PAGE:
December 15, 2009 | General

Performance Guidelines For Sustainable Sites

High Point residential greyfield redevelopmentBioCycle December 2009, Vol. 50, No. 12, p. 32
The Sustainable Sites Initiative released its guidelines and performance benchmarks for site design, development and maintenance. Pilot projects are being sought to test the prerequisites and credits.
Nora Goldstein

IN early November, the Sustainable Sites Initiative released its Guidelines and Performance Benchmarks 2009, a point-based credit system that picks up where the U.S. Green Building Council’s (USGBC) Leadership in Energy and Environmental Design (LEED) credits effectively leave off: outside the building skin. The Initiative is a collaboration between the Lady Bird Johnson Wildflower Center, the American Society of Landscape Architects and the U.S. Botanic Garden. Since 2006, the 55 individuals who make up the Initiative’s volunteer Technical Subcommittees, Steering Committee and Executive Committee, and staff have been developing “clear and rigorous criteria for sustainable landscape design, construction, operations and maintenance,” according to the Benchmark report. “The Initiative’s central message is that any landscape, whether the site of a large subdivision, a shopping mall, a park, an abandoned rail yard or a single home, holds the potential both to improve and to regenerate the natural benefits and services provided by ecosystems in their undeveloped state.”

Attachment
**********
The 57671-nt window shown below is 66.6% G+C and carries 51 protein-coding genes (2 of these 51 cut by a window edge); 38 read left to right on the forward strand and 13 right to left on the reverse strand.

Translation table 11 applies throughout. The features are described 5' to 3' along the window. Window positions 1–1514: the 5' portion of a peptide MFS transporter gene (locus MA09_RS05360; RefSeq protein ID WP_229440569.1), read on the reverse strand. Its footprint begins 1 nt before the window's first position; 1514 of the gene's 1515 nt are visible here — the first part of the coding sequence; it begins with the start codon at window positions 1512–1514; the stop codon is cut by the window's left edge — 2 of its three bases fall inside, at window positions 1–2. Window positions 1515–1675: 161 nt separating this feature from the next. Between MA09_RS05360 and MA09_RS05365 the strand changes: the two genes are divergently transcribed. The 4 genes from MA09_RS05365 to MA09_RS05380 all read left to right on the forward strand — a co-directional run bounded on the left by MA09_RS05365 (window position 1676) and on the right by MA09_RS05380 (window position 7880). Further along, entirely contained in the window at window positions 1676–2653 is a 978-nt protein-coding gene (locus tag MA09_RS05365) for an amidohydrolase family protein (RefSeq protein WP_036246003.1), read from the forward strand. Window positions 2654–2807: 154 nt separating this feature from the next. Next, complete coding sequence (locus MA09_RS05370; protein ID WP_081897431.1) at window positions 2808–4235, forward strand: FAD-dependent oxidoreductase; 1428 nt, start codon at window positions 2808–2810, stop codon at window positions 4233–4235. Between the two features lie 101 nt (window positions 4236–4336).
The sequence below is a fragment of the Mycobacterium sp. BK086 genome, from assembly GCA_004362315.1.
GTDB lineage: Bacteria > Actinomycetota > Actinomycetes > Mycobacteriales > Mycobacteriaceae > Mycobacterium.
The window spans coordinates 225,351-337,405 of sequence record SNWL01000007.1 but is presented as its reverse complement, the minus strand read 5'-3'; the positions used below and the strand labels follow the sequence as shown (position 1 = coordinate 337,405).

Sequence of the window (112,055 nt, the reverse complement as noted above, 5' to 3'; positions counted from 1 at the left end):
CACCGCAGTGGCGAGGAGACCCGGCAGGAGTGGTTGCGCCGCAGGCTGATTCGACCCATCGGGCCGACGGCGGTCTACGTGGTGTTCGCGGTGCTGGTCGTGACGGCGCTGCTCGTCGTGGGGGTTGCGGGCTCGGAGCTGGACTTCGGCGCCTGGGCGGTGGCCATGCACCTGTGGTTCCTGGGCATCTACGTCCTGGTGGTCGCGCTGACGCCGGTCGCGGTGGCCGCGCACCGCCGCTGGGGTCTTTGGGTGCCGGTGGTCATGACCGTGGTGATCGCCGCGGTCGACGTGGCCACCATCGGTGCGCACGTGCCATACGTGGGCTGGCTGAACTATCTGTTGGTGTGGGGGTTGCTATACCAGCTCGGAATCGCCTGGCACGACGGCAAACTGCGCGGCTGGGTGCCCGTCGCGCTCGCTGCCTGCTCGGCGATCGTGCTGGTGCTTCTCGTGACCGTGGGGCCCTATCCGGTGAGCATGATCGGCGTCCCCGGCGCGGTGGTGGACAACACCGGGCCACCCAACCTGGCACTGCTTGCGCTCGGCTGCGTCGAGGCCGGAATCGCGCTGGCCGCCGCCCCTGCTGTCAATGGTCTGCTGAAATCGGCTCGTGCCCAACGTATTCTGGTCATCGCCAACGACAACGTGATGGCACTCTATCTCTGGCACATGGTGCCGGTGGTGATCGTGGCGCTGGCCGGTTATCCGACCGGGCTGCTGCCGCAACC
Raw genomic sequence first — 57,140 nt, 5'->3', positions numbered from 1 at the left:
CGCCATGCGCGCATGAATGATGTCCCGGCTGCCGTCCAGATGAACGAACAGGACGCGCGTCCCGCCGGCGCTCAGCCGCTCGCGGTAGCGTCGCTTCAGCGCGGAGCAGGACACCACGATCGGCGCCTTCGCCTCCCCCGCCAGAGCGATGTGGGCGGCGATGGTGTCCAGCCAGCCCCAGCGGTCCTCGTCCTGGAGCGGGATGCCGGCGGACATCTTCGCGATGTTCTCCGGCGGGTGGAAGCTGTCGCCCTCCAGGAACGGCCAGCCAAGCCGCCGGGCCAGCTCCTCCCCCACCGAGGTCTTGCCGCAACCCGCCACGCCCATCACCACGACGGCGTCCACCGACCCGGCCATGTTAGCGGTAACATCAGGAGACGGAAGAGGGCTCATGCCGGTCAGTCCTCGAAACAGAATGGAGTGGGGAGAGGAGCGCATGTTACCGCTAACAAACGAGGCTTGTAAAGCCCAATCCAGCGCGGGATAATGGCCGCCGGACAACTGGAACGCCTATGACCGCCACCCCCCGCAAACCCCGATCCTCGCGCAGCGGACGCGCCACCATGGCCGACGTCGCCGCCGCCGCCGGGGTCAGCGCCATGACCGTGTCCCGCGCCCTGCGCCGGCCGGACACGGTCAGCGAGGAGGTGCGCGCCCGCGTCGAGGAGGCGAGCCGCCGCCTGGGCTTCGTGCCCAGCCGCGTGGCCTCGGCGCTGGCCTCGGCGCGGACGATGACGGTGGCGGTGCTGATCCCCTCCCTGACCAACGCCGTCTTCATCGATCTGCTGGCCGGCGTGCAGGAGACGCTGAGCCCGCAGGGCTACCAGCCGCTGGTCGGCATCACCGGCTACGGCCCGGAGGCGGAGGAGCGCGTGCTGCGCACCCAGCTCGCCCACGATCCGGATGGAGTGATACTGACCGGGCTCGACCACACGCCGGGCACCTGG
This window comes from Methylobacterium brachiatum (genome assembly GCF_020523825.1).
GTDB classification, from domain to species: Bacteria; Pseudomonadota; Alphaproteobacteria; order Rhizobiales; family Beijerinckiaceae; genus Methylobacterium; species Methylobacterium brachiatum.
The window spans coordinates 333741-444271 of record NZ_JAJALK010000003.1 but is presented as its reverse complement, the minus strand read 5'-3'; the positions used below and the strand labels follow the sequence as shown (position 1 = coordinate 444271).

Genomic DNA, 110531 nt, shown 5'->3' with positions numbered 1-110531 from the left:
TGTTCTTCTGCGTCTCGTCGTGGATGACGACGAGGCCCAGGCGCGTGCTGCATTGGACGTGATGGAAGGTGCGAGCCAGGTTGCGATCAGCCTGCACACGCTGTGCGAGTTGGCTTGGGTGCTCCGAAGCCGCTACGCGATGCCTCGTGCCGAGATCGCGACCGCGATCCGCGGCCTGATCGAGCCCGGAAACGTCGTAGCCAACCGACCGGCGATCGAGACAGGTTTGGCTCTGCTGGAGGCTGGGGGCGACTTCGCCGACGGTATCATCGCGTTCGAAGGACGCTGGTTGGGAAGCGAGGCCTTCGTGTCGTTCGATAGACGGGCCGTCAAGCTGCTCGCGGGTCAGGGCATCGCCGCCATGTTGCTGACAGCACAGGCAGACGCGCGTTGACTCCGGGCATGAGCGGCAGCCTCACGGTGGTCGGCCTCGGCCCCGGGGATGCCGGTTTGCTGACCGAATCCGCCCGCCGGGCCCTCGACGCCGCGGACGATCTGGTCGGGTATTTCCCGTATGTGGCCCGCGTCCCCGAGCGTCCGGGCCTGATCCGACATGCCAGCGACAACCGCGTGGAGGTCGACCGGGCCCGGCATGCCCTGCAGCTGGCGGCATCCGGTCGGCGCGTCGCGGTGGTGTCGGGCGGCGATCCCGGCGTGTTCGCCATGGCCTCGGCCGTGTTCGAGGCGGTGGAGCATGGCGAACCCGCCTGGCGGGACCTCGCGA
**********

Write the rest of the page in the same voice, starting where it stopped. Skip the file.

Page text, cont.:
Kresge Foundation headquarters, Troy, Michigan
The seed for developing a credit system for sustainable landscapes was planted in 2002 when the USGBC held its First Annual International Green Building Conference and Expo in Austin, Texas. “The USGBC held its Board meeting at the Lady Bird Johnson Wildflower Center (LBJWC),” recalls Steve Windhager, Director of the Wildflower Center’s Landscape Restoration & Sustainable Sites Initiative. “My boss at the time was close friends with many on the Board and he jokingly told board members that USGBC didn’t do much outside of the building skin. The response was, ‘We are a bunch of architects. If you want something outside the building you need to do that.'”